6. Refuse and Recyclable Material Collectors

Collectors of recyclables and refuse play a vital role in waste management and recycling, but they also carry a significant danger. In fact, based on recent figures, this employment is the ninth deadliest in the United States.

Because drivers can be erratic and have the tendency to become distracted, you should always exercise caution. My work involves a lot of stop-and-go, which raises the risk of roadside accidents. The Bureau of Labour Statistics’ most recent data shows that 31 fatalities were reported in 2016. Many of them were caused by employees falling off trucks, getting struck by cars while at work, or having accidents involving machinery.

  • fast-moving cars close to the collection locations
  • Insufficient vision in bad weather
  • Improper driving near waste collection trucks

7. Delivery and Truck Drivers

  • Number of fatal injuries (2021): 1,032
  • Fatal injury rate: 29 per 100,000 full-time workers
  • Non-fatal injury rate: 3.5 per 100 full-time workers
  • Average Salary: $48,240
  • Most common fatal accident: Transportation incidents

Through the transportation of commercial items, raw materials, and other products across town or across the nation, delivery and truck drivers contribute to the health of the American economy. This industry employs people to drive semi-trucks across the country and to deliver small quantities of products locally within specific locations.

Most of the time, delivery and truck drivers need a commercial licence, but not much formal schooling is needed. They are significantly more likely to be involved in a car accident than the majority of workers or people because they spend the most of their days on the road.

8. Underground Mining Machine Operators

  • Number of fatal injuries (2021): 10
  • Fatal injury rate: 27 per 100,000 full-time workers
  • Non-fatal injury rate: 2 per 100 full-time workers
  • Average Salary: $59,340
  • Most common fatal accident: Contact with objects and equipment

The process of taking materials out of the earth, such as rock, coal, and ore, is called mining. Equipment made to load or move these minerals is used in mining. These devices include conveyors, shuttle or mine cars, and hoisting engines with cable-drawn scrapers or scoops. It is the responsibility of underground mining machine operators to handle this heavy, specialised equipment.

Mining workers are vulnerable to harm and even death from equipment contact since their workdays are spent operating big machines, frequently in hazardous environments.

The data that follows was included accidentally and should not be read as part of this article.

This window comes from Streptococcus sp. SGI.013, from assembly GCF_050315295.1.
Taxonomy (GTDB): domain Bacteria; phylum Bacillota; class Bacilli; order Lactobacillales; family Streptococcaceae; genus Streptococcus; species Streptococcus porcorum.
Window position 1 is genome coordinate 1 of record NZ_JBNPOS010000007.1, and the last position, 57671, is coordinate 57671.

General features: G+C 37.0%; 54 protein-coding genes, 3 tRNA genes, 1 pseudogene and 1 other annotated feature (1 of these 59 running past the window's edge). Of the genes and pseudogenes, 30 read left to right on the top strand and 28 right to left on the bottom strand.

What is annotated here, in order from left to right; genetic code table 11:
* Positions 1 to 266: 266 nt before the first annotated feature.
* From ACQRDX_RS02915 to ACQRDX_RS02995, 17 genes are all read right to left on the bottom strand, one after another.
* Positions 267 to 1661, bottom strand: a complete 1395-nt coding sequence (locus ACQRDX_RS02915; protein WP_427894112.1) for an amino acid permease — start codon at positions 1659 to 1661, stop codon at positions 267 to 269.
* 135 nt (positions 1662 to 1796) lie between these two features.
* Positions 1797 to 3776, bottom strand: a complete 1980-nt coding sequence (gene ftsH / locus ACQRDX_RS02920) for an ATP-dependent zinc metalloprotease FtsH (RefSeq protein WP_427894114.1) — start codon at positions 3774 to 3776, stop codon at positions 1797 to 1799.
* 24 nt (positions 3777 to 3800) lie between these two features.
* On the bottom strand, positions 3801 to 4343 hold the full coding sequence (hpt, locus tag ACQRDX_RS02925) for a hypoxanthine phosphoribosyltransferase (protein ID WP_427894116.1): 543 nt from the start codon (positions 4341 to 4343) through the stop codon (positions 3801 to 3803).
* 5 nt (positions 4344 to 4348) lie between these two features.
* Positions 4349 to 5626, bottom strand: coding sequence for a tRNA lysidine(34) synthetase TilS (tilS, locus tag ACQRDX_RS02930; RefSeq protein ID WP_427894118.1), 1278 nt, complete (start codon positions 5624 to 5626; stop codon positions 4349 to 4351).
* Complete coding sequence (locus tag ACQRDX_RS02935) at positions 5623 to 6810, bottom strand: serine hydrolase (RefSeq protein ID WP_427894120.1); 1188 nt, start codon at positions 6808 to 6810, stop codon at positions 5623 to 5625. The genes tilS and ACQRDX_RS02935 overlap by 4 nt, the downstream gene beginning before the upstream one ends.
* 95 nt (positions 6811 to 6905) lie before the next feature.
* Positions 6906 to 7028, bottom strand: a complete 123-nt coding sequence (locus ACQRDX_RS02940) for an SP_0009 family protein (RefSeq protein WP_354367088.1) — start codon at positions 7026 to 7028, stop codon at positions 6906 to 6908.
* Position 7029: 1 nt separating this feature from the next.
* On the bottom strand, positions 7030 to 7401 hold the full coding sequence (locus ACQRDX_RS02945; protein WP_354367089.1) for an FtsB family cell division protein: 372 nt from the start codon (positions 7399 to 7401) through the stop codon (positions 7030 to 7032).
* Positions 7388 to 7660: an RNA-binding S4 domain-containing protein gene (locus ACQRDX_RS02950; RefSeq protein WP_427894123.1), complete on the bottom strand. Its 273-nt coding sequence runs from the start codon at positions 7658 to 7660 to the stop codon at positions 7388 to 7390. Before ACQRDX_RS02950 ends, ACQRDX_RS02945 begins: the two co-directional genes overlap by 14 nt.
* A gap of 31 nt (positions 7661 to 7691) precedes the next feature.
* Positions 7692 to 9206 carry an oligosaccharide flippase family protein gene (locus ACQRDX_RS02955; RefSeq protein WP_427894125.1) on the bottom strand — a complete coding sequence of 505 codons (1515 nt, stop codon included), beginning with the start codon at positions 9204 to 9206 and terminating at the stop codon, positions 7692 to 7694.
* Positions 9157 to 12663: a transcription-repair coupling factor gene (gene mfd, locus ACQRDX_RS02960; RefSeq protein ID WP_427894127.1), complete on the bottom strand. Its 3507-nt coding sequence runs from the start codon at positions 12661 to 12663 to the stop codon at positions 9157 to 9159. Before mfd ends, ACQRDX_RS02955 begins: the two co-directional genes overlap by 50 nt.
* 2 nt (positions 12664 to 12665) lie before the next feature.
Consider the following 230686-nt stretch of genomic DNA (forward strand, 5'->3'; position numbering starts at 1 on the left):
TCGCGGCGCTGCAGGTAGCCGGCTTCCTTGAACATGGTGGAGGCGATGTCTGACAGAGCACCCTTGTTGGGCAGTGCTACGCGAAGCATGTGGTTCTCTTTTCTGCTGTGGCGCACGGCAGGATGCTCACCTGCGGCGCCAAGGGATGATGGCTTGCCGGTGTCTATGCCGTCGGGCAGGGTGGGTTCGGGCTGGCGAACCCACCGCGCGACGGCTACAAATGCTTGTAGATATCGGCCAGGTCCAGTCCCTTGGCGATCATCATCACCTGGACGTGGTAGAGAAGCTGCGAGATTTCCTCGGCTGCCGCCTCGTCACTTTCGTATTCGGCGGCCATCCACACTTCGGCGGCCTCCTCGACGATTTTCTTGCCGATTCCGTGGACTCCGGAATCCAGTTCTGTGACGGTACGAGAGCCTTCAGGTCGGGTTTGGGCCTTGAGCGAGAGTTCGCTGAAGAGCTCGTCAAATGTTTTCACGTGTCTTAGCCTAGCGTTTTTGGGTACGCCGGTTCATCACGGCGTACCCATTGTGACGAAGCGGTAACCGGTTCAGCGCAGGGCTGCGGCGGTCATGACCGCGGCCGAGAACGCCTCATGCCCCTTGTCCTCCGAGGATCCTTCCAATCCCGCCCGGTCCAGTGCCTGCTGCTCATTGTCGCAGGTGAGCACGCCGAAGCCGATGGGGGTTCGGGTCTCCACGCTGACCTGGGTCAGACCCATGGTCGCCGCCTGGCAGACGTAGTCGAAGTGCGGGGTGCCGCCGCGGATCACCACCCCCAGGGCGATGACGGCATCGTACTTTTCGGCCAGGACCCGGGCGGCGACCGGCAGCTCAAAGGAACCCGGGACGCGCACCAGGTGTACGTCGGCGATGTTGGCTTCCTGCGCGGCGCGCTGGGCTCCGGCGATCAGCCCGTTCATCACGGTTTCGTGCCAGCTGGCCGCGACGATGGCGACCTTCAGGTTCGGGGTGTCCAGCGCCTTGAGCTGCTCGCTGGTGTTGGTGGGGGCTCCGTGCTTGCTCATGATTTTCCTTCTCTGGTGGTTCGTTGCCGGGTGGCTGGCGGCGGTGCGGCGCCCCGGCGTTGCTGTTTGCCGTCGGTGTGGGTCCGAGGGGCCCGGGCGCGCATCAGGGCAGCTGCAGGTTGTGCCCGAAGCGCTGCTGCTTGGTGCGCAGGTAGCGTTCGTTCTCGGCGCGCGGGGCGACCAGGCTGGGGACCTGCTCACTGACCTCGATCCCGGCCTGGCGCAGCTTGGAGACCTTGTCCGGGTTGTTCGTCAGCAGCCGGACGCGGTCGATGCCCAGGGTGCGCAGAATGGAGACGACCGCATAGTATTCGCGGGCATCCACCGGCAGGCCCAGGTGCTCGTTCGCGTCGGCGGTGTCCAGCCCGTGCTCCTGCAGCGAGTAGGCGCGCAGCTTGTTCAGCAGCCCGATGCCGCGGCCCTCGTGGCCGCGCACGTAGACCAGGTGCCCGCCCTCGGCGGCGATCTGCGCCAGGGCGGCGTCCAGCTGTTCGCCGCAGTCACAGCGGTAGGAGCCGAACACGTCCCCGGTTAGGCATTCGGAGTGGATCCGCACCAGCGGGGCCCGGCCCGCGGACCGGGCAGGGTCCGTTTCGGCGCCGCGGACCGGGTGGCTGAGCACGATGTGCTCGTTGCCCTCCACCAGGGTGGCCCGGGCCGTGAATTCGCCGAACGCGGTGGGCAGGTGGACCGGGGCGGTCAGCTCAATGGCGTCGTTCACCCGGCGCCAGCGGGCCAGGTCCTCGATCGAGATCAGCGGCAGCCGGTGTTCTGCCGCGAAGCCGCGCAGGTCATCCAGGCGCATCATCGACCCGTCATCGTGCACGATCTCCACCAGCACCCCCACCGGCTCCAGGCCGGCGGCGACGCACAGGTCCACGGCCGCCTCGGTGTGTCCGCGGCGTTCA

9. Construction Trade Workers

  • Number of fatal injuries (2021): 15
  • Fatal injury rate: 23 per 100,000 full-time workers
  • Non-fatal injury rate: 2.4 per 100 full-time workers
  • Average Salary: $56,510
  • Most common fatal accident: Falls, slips, and trips

Workers in the construction industry construct both residential and commercial structures from the ground up as well as perform renovation and maintenance tasks. They frequently have to operate heavy machinery and perform risky tasks at heights. There is little need for formal education because the majority obtain their training on the job or through apprenticeships.

The “fatal four”—falls, getting stuck in or between items, getting struck by an object, and electrocution—occur so frequently in the construction sector.

10. Electrical Power-line Installers and Repairers

  • Number of fatal injuries (2021): 30
  • Fatal injury rate: 22 per 100,000 full-time workers
  • Non-fatal injury rate: 2.1 per 100 full-time workers
  • Average Salary: $82,770
  • Most common fatal accident: Transportation incidents

The people who install, maintain, and repair the equipment and power lines that supply energy to every American home and company are known as electrical power line installers and repairers. These employees typically finish apprenticeships and obtain on-the-job training. They travel to regions hit by storms and other disasters that harm the electrical grid, where they work under hazardous settings.

One of the main causes of fatality in the business is transportation-related mishaps, as workers must travel frequently to carry out installations or repairs.

In summary

Every worker confronts some risk while on the job, even though these are the most dangerous jobs.

Employers are accountable for maintaining a secure workplace and paying workers fairly when something goes wrong. In truth, employees can receive financial compensation for on-the-job injuries, including payment for medical expenses and lost income, without having to demonstrate that their employers were negligent, according to workers’ compensation rules in the majority of states.

It is critical that you are aware of your legal rights and have the assistance you need to navigate the workers’ compensation system in order to obtain the money you are entitled to in the event that you or a loved one is murdered or seriously injured at work.